uPVC is the cheapest material used to model window frames — and by far the lowest maintenance option. With a high resistance to mould and rot, and no need for painting, uPVC frames can simply be wiped clean and look as good as new! They’re also great for insulation and are recyclable, making them brilliant for those wanting to make greener choices.

Average cost (based on 1200 x 1200mm):

£350 – £900


While aluminium is considerably more expensive than uPVC, it also comes with a different set of benefits. Aluminium is the strongest frame material and therefore can be used to create windows with a slimmer frame and a larger glass area — perfect for a modern home or corporate building. It’s also a highly durable material, meaning they’re built to last. 

Average cost (based on 1200 x 1200mm):

£770 – £960


Wooden frames are full of character and add a real sense of warmth to a property. As a bonus, if treated correctly, they’re a great insulator and can have a long lifetime. Due to this, they are one of the most expensive window frame materials, while also requiring the most maintenance — as without regular upkeep, they can start to deteriorate. 

Average cost (based on 1200 x 1200mm):

£1,370 – £1,500

Spacer bars

Just when you thought there couldn’t possibly be any more options when it comes to your windows, along come the spacer bars. 

Spacer bars (or profiles) are the hollow frame which separates the two panes of glass used in a double-glazed window. The spacer bar is bonded to the two frames to create a cavity, which is then filled with air, or another gas such as argon. 

The spacer bar itself can be one of two types:

Metal bar

The most common type of spacer bar used is a metal edge spacer bar. These are usually formed from aluminium, which is chosen due to the fact it’s lightweight and flexible while still being strong. The bar is then filled with a desiccant, which absorbs moisture and prevents the windows from becoming foggy.

Steel can also be used for spacer bars, however, this is usually a material associated with fire-rated safety glass. Aluminium spacer bars are the most low-cost spacer bar choice but are not the most heat effective option.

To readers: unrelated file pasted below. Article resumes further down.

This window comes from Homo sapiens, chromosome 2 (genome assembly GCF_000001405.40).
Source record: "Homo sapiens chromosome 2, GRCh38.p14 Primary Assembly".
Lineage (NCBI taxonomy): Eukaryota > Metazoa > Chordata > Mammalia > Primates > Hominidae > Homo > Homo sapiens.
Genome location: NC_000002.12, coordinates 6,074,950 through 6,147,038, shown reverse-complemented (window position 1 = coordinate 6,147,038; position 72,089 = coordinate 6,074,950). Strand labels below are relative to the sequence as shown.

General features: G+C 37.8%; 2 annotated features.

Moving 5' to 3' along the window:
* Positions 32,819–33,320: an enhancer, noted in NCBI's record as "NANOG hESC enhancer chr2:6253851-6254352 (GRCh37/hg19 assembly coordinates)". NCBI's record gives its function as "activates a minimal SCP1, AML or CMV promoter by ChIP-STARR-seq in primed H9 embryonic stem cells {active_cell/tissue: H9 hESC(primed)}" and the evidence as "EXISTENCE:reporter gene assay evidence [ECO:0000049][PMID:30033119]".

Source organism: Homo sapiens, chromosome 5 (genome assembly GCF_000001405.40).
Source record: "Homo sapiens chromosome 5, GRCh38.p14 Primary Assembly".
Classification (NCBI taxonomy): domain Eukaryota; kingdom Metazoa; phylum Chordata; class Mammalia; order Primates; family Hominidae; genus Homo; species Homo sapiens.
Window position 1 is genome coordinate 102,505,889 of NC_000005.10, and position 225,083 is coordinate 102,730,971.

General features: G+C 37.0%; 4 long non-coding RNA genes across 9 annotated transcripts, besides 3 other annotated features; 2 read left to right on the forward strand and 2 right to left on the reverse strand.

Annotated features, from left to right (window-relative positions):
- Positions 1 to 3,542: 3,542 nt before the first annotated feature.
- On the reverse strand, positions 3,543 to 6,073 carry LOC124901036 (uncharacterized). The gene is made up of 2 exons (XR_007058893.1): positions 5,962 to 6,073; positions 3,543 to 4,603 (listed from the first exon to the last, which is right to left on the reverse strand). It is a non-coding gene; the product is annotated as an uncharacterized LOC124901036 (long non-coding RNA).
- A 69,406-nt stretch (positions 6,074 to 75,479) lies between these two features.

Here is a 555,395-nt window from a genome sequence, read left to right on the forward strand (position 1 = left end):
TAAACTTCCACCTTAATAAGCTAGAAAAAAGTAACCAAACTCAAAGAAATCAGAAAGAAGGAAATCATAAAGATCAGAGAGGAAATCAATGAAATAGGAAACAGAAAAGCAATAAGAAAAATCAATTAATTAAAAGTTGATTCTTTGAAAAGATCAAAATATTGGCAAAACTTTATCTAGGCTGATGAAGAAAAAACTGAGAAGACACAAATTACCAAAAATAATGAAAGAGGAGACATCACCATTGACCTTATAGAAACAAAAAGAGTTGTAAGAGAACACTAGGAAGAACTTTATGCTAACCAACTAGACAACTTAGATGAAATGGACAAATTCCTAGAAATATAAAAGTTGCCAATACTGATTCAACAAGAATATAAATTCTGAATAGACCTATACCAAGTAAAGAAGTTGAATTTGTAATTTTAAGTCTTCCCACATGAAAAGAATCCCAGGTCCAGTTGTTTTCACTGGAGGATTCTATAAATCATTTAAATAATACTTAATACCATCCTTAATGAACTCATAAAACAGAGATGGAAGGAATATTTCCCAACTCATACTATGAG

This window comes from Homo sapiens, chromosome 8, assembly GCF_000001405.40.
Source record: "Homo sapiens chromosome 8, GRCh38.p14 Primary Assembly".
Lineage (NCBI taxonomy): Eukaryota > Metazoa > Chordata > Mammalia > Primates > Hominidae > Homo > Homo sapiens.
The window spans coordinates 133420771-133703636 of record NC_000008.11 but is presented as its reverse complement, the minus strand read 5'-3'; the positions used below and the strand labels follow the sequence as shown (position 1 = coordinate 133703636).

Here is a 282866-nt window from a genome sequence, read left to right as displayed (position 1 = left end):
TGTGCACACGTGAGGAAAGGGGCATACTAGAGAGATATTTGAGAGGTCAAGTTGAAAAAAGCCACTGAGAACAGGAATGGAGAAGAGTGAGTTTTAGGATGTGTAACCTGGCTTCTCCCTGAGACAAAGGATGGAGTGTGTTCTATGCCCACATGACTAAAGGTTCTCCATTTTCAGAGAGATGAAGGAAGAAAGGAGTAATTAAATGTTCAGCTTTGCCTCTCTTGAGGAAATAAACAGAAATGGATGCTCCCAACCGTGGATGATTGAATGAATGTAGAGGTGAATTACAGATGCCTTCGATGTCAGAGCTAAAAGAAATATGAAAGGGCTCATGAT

Warm edge spacer bar

A warm-edge is exactly what the name suggests. This bar insulates the edges of the sealed window, which is where most heat is lost. In turn, this slows the rate at which heat is lost through your windows.

Warm-edge spacer bars are made from materials with a low heat conductivity, such as specially-designed plastics. This makes them considerably more expensive than the typical aluminium spacer bar, but can save you money on heating costs over time. 

Product Specifications

The above are all general costs associated with double glazing, but if there are unique specifications that you require for your windows then these will also add to the overall cost.

Adding colour, or a texture like a wood grain finish or having a specialist request such as the use of safety glass are factors which can bump up the price of your double glazing. Locks or fastenings, such as child-safe options can also impact your bottom line.

Along with this, prices typically change between different vendors and can fluctuate at different times of the year. Therefore, it is essential that you do your research and ensure that you have a reputable company on your hands to avoid overpaying.

Alternative double glazing options

In some scenarios, getting a whole new set of windows installed will likely be essential. However, if you’re only experiencing minor problems with your existing windows, there are cheaper options available.

If your double glazing is frequently misting up and obstructing your view or you’re beginning to notice a draft coming from any of your windows, chances are that your double glazing is failing. Your first reaction may be to price up a whole new set of windows, but in most cases, it can save you money and be just as effective to fix what you already have.

At Cloudy2Clear we offer free consultations and quotes for double glazing repairs as well as repairs for faulty handles, broken windows and other common problems. Simply get in touch with our experts today and you’ll be well on your way to receiving a personalised quote to bring your double glazing back to life.